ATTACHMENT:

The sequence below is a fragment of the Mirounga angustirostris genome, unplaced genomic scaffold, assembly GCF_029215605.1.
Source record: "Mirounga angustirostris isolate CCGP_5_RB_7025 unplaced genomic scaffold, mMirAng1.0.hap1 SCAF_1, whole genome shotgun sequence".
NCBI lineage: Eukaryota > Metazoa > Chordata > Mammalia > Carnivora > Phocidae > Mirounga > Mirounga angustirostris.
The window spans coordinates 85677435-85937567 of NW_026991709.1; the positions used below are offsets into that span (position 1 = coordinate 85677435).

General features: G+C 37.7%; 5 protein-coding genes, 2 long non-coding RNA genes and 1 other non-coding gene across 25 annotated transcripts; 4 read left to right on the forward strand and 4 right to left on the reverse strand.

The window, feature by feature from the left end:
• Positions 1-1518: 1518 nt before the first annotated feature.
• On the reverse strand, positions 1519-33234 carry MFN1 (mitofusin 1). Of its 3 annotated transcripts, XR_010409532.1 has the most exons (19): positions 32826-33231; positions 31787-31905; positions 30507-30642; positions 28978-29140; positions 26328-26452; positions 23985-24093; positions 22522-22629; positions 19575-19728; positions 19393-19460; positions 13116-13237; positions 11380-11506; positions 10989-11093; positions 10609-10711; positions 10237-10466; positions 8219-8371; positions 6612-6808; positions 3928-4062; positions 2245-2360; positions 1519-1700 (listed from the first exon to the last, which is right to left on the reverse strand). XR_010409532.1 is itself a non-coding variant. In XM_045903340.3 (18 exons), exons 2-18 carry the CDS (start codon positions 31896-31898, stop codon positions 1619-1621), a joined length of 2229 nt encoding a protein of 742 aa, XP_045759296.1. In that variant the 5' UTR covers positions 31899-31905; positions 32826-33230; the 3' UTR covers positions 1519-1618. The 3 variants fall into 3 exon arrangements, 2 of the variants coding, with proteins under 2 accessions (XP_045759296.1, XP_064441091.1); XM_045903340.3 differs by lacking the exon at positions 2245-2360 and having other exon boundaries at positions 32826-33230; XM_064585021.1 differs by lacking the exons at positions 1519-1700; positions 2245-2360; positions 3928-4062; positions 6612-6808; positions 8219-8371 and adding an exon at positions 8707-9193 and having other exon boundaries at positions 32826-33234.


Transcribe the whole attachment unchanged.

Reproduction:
The sequence below is a fragment of the Mirounga angustirostris genome, unplaced genomic scaffold, assembly GCF_029215605.1.
Source record: "Mirounga angustirostris isolate CCGP_5_RB_7025 unplaced genomic scaffold, mMirAng1.0.hap1 SCAF_1, whole genome shotgun sequence".
NCBI lineage: Eukaryota > Metazoa > Chordata > Mammalia > Carnivora > Phocidae > Mirounga > Mirounga angustirostris.
The window spans coordinates 85677435-85937567 of NW_026991709.1; the positions used below are offsets into that span (position 1 = coordinate 85677435).

General features: G+C 37.7%; 5 protein-coding genes, 2 long non-coding RNA genes and 1 other non-coding gene across 25 annotated transcripts; 4 read left to right on the forward strand and 4 right to left on the reverse strand.

The window, feature by feature from the left end:
• Positions 1-1518: 1518 nt before the first annotated feature.
• On the reverse strand, positions 1519-33234 carry MFN1 (mitofusin 1). Of its 3 annotated transcripts, XR_010409532.1 has the most exons (19): positions 32826-33231; positions 31787-31905; positions 30507-30642; positions 28978-29140; positions 26328-26452; positions 23985-24093; positions 22522-22629; positions 19575-19728; positions 19393-19460; positions 13116-13237; positions 11380-11506; positions 10989-11093; positions 10609-10711; positions 10237-10466; positions 8219-8371; positions 6612-6808; positions 3928-4062; positions 2245-2360; positions 1519-1700 (listed from the first exon to the last, which is right to left on the reverse strand). XR_010409532.1 is itself a non-coding variant. In XM_045903340.3 (18 exons), exons 2-18 carry the CDS (start codon positions 31896-31898, stop codon positions 1619-1621), a joined length of 2229 nt encoding a protein of 742 aa, XP_045759296.1. In that variant the 5' UTR covers positions 31899-31905; positions 32826-33230; the 3' UTR covers positions 1519-1618. The 3 variants fall into 3 exon arrangements, 2 of the variants coding, with proteins under 2 accessions (XP_045759296.1, XP_064441091.1); XM_045903340.3 differs by lacking the exon at positions 2245-2360 and having other exon boundaries at positions 32826-33230; XM_064585021.1 differs by lacking the exons at positions 1519-1700; positions 2245-2360; positions 3928-4062; positions 6612-6808; positions 8219-8371 and adding an exon at positions 8707-9193 and having other exon boundaries at positions 32826-33234.